Copyright © Gary J Harding
Staying on your feet
The riddle of the Sphinx asks, 'What has four legs in the morning, two in the afternoon, and three in the evening?' The answer, of course, is humankind - on all fours in infancy, on two feet through middle age, and supported by a stick in old age.
We hope you never need the support of a stick in your retirement - but you will definitely need financial support. The time to make provision for that support is now - while you are standing on your own two feet.
Pensions are one of the most tax efficient methods of saving for retirement. Besides replacing your salary or business profits, your pension offers considerable scope for tax savings:
- Your premiums can carry relief from income tax at your top rate
- Your pension grows in a fund that is exempt from UK tax
- On retirement, you can withdraw a substantial portion of your accumulated fund as a tax-free lump sum
- If it is written into trust, death benefits paid from your fund will be exempt from inheritance tax
Surprisingly, there is still a significant number of people who have not yet made adequate pension arrangements. Some, like ostriches, may be standing on two feet, but they have their heads well and truly buried in the sand.
If you have reached middle age without making adequate arrangements, you should not delay any longer. Make the most of the fact that your salary or business profits have matured, mortgage payments are nearing an end, the children have finished their education and left home, and general living costs have reduced.
It goes without saying that if you do not yet have a pension you should rectify that straightaway. The state pension, currently £90.70 a week for a single person and £145.05 for a married couple, is hopelessly inadequate, so you need to make additional arrangements.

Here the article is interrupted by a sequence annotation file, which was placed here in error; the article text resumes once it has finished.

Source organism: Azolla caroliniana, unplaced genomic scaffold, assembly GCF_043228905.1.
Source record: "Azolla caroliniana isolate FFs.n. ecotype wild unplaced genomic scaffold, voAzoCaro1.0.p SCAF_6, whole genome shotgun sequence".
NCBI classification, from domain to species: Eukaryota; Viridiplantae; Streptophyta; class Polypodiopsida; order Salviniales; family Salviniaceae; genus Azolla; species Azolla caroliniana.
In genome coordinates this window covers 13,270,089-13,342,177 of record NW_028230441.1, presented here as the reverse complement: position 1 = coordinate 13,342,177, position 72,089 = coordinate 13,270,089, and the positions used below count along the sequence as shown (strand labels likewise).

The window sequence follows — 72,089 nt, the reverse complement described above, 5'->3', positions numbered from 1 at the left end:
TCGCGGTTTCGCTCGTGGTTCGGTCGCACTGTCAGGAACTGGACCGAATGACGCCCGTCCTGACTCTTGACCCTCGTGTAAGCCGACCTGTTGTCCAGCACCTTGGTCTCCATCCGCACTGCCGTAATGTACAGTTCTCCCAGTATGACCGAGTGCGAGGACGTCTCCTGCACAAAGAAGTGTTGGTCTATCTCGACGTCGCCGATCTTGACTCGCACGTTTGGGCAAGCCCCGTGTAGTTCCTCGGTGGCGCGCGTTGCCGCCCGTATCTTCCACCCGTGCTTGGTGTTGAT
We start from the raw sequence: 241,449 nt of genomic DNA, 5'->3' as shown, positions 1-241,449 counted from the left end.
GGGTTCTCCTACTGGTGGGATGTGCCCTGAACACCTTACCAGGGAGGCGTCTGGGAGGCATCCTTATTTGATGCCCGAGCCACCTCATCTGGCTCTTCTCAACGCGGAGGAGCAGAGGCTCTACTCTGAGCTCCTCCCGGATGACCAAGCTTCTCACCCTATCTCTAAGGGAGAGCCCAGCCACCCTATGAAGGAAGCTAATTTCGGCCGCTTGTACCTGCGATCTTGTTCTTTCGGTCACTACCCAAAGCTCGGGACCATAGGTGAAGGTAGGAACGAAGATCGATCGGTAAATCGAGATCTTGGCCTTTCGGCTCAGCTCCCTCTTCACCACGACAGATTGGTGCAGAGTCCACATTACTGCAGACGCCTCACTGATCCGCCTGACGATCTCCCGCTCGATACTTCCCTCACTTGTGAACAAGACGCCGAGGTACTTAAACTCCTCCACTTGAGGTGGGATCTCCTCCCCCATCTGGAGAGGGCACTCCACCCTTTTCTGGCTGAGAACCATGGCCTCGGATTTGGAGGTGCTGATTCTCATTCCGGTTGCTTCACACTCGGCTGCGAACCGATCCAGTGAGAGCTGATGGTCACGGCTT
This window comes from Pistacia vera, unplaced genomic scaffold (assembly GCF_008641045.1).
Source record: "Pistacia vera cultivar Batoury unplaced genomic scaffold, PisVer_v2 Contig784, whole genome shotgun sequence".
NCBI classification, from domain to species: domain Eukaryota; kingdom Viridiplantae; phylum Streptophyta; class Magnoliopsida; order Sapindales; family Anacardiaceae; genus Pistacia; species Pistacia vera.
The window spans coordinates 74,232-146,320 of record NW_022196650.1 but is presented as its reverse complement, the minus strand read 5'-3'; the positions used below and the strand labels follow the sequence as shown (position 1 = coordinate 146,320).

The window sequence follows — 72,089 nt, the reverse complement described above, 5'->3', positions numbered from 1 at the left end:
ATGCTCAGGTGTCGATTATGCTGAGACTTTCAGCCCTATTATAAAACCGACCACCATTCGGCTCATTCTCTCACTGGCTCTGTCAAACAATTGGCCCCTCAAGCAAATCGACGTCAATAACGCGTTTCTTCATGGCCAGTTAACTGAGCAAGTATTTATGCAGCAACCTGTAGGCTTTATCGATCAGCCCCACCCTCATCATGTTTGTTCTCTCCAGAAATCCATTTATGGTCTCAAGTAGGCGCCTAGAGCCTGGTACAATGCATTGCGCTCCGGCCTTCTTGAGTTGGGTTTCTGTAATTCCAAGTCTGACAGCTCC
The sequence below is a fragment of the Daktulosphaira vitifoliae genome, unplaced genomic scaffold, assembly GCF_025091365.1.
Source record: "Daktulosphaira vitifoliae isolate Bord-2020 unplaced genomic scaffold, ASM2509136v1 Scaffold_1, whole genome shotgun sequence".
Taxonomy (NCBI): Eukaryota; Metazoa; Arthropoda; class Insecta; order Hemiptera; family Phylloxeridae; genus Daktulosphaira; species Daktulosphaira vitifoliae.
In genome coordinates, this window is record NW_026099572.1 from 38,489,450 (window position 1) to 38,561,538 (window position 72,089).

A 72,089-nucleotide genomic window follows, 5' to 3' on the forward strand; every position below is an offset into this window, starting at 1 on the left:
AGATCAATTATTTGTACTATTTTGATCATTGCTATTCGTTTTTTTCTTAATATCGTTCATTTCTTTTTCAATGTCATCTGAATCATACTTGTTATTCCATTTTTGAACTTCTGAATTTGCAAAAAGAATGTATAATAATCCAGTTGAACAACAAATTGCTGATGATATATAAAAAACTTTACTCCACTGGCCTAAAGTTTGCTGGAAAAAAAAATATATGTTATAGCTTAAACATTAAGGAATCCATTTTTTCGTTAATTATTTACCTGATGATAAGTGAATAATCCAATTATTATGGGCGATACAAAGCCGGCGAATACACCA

If you are employed and have the opportunity to join an employer's scheme, this is almost certainly your best option. If you are in non-pensionable employment or are self employed, you can take out a personal pension plan.
Either way, you should ensure that you make the most of all your available reliefs and allowances.
In managing your pension, you will have to make a number of strategic decisions in areas such as:
- The suitability of fund investments and the adequacy of expected benefits
- How to make provision for long-term care in the future
- Exercising your 'open market' option to switch to a different company before drawing benefits
- How to make the most of your personal allowance(s) in retirement
The decisions you make in planning and managing your retirement strategy could be the most important investment decisions you make in your life, so you must take the best professional advice every step of the way.
With our own in-house expertise and extensive network of contacts we can point you in the right direction and help you optimise your pension strategy. Be sure to make use of this help. It is better to take advice and act now than be on your knees in your retirement.